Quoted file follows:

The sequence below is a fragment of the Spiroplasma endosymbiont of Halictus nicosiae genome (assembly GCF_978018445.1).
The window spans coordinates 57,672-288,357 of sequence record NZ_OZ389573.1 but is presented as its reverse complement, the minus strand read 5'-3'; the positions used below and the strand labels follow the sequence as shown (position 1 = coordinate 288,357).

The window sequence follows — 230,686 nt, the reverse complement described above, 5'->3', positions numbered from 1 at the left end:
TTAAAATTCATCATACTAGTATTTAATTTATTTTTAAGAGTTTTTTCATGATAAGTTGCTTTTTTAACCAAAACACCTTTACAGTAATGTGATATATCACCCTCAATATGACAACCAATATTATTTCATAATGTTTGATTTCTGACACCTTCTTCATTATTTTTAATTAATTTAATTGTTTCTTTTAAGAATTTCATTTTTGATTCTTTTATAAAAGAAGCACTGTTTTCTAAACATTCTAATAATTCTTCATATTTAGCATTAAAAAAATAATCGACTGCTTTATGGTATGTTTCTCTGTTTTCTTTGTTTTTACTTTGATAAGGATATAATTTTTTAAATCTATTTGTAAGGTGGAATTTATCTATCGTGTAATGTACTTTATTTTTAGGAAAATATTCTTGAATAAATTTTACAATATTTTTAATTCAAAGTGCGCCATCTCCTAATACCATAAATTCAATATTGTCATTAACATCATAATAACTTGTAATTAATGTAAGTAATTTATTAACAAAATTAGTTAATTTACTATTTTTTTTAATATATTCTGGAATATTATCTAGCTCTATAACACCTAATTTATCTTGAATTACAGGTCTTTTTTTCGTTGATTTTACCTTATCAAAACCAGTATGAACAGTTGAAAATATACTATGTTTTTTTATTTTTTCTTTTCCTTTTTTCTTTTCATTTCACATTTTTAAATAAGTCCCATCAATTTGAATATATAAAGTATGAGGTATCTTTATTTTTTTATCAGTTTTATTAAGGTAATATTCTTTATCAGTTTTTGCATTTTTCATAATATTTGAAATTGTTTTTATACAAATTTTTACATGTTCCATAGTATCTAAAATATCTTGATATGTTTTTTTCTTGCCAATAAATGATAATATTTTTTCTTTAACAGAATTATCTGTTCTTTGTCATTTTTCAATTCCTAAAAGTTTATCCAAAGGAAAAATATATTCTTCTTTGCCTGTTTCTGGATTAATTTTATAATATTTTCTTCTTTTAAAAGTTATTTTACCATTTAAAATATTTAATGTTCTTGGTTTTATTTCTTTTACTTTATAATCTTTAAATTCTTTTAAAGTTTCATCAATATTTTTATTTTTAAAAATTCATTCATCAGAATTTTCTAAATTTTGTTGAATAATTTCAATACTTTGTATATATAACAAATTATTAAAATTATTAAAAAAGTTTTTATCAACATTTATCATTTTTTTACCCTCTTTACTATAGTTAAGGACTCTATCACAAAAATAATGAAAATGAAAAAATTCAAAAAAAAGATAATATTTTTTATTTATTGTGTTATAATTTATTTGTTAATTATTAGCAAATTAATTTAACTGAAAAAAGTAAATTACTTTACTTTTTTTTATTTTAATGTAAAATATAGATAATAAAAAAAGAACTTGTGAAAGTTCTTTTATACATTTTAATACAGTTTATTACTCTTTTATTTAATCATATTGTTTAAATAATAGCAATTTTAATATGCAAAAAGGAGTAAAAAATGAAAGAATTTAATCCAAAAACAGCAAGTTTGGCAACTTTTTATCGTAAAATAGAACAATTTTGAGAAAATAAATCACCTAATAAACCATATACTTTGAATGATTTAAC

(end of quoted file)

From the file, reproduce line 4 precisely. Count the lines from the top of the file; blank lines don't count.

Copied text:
TTAAAATTCATCATACTAGTATTTAATTTATTTTTAAGAGTTTTTTCATGATAAGTTGCTTTTTTAACCAAAACACCTTTACAGTAATGTGATATATCACCCTCAATATGACAACCAATATTATTTCATAATGTTTGATTTCTGACACCTTCTTCATTATTTTTAATTAATTTAATTGTTTCTTTTAAGAATTTCATTTTTGATTCTTTTATAAAAGAAGCACTGTTTTCTAAACATTCTAATAATTCTTCATATTTAGCATTAAAAAAATAATCGACTGCTTTATGGTATGTTTCTCTGTTTTCTTTGTTTTTACTTTGATAAGGATATAATTTTTTAAATCTATTTGTAAGGTGGAATTTATCTATCGTGTAATGTACTTTATTTTTAGGAAAATATTCTTGAATAAATTTTACAATATTTTTAATTCAAAGTGCGCCATCTCCTAATACCATAAATTCAATATTGTCATTAACATCATAATAACTTGTAATTAATGTAAGTAATTTATTAACAAAATTAGTTAATTTACTATTTTTTTTAATATATTCTGGAATATTATCTAGCTCTATAACACCTAATTTATCTTGAATTACAGGTCTTTTTTTCGTTGATTTTACCTTATCAAAACCAGTATGAACAGTTGAAAATATACTATGTTTTTTTATTTTTTCTTTTCCTTTTTTCTTTTCATTTCACATTTTTAAATAAGTCCCATCAATTTGAATATATAAAGTATGAGGTATCTTTATTTTTTTATCAGTTTTATTAAGGTAATATTCTTTATCAGTTTTTGCATTTTTCATAATATTTGAAATTGTTTTTATACAAATTTTTACATGTTCCATAGTATCTAAAATATCTTGATATGTTTTTTTCTTGCCAATAAATGATAATATTTTTTCTTTAACAGAATTATCTGTTCTTTGTCATTTTTCAATTCCTAAAAGTTTATCCAAAGGAAAAATATATTCTTCTTTGCCTGTTTCTGGATTAATTTTATAATATTTTCTTCTTTTAAAAGTTATTTTACCATTTAAAATATTTAATGTTCTTGGTTTTATTTCTTTTACTTTATAATCTTTAAATTCTTTTAAAGTTTCATCAATATTTTTATTTTTAAAAATTCATTCATCAGAATTTTCTAAATTTTGTTGAATAATTTCAATACTTTGTATATATAACAAATTATTAAAATTATTAAAAAAGTTTTTATCAACATTTATCATTTTTTTACCCTCTTTACTATAGTTAAGGACTCTATCACAAAAATAATGAAAATGAAAAAATTCAAAAAAAAGATAATATTTTTTATTTATTGTGTTATAATTTATTTGTTAATTATTAGCAAATTAATTTAACTGAAAAAAGTAAATTACTTTACTTTTTTTTATTTTAATGTAAAATATAGATAATAAAAAAAGAACTTGTGAAAGTTCTTTTATACATTTTAATACAGTTTATTACTCTTTTATTTAATCATATTGTTTAAATAATAGCAATTTTAATATGCAAAAAGGAGTAAAAAATGAAAGAATTTAATCCAAAAACAGCAAGTTTGGCAACTTTTTATCGTAAAATAGAACAATTTTGAGAAAATAAATCACCTAATAAACCATATACTTTGAATGATTTAAC